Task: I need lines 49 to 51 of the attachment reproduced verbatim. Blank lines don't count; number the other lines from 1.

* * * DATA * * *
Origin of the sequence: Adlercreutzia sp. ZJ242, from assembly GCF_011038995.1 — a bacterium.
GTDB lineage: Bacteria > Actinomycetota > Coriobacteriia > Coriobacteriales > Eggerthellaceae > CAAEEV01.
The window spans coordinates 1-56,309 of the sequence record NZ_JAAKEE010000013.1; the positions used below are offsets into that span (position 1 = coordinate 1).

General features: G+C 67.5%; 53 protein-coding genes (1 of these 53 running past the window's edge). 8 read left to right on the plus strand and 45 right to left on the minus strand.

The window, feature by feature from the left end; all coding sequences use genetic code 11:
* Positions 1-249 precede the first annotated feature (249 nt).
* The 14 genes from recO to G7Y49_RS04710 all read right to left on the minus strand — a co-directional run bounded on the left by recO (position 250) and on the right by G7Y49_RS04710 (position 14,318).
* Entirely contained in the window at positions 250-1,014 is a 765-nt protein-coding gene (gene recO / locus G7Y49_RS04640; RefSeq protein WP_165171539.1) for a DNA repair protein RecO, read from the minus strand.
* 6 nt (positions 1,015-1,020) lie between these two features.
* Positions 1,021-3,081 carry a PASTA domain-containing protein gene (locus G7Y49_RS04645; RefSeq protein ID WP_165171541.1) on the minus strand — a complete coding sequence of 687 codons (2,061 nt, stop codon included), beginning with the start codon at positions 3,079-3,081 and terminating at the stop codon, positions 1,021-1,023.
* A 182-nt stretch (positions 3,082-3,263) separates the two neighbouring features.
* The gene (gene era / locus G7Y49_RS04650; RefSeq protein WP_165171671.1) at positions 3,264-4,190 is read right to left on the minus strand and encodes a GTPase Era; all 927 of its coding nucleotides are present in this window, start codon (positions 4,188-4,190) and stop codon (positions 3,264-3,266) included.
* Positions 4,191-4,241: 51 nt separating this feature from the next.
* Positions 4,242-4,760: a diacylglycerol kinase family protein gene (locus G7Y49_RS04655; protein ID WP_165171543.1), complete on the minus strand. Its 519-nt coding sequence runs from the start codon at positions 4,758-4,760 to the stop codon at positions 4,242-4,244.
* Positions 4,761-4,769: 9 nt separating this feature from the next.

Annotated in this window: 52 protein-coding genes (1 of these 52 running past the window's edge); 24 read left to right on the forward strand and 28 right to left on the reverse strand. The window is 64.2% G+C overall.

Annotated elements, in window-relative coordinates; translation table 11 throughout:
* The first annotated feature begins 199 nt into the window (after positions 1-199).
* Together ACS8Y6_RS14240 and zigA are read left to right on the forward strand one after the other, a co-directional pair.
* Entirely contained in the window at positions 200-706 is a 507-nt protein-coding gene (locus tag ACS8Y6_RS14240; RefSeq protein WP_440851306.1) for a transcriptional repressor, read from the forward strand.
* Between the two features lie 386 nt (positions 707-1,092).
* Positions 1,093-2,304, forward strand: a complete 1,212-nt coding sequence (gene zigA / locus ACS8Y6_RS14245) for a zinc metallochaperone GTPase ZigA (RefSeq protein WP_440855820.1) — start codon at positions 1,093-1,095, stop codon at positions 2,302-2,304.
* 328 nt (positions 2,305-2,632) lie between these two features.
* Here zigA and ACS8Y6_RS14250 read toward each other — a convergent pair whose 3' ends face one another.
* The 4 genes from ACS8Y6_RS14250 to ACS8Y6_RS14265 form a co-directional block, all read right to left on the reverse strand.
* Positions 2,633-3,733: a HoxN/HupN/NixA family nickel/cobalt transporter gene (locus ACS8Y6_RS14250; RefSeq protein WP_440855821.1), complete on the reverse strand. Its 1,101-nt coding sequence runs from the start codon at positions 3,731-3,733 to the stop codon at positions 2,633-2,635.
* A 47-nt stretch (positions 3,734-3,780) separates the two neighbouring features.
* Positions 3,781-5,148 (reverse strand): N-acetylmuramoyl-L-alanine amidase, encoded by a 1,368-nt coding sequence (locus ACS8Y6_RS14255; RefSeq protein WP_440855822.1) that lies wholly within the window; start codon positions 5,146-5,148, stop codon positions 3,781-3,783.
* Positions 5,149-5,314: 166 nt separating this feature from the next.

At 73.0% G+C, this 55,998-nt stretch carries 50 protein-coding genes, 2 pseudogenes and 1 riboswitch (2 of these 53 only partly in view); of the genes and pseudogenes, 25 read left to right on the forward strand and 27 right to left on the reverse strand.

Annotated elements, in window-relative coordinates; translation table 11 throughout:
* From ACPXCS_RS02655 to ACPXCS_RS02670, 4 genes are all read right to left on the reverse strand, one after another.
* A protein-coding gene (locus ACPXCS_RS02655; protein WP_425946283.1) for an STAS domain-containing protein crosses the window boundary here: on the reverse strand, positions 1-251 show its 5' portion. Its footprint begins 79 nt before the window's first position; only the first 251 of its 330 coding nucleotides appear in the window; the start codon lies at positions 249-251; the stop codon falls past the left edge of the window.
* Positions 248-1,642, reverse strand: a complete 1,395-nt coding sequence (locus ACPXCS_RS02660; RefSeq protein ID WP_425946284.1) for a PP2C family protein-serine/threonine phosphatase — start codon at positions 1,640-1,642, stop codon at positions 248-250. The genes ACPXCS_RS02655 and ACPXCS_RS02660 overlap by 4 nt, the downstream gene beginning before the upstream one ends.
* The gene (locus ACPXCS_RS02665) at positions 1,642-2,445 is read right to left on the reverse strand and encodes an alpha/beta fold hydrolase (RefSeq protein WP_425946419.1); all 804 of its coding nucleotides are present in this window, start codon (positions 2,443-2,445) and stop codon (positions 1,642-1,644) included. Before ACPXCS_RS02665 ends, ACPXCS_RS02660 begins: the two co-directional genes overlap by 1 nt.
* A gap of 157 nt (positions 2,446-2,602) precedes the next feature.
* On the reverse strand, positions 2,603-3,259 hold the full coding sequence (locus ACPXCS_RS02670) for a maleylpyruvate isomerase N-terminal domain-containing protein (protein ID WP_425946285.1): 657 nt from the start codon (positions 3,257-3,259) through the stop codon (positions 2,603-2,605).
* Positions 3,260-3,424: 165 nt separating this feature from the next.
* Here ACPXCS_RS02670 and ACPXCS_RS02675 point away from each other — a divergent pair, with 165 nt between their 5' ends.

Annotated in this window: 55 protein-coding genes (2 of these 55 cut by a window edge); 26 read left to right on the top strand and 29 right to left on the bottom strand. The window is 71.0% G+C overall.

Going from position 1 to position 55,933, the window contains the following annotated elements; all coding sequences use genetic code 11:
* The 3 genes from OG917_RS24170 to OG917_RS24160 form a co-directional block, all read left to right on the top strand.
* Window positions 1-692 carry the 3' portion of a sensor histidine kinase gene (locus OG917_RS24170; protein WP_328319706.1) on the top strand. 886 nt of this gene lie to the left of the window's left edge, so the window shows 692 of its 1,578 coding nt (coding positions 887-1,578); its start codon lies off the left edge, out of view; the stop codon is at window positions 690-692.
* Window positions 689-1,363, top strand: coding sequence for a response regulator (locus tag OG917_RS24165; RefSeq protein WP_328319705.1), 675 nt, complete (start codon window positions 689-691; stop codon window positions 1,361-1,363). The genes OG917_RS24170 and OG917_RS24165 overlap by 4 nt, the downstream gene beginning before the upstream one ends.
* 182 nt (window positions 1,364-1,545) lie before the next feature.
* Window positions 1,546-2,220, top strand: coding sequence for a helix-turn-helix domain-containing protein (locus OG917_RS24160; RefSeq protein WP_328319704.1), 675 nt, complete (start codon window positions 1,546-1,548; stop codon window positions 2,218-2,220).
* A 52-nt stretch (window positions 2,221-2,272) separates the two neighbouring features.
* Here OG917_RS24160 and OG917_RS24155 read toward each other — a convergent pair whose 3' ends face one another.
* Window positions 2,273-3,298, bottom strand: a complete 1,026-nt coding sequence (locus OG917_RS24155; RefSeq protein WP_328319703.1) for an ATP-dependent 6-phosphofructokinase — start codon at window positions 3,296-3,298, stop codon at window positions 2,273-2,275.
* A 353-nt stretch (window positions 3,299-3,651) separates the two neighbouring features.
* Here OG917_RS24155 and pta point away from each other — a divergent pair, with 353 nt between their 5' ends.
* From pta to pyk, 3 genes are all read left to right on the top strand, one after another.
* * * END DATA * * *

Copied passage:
* Window positions 2,273-3,298, bottom strand: a complete 1,026-nt coding sequence (locus OG917_RS24155; RefSeq protein WP_328319703.1) for an ATP-dependent 6-phosphofructokinase — start codon at window positions 3,296-3,298, stop codon at window positions 2,273-2,275.
* A 353-nt stretch (window positions 3,299-3,651) separates the two neighbouring features.
* Here OG917_RS24155 and pta point away from each other — a divergent pair, with 353 nt between their 5' ends.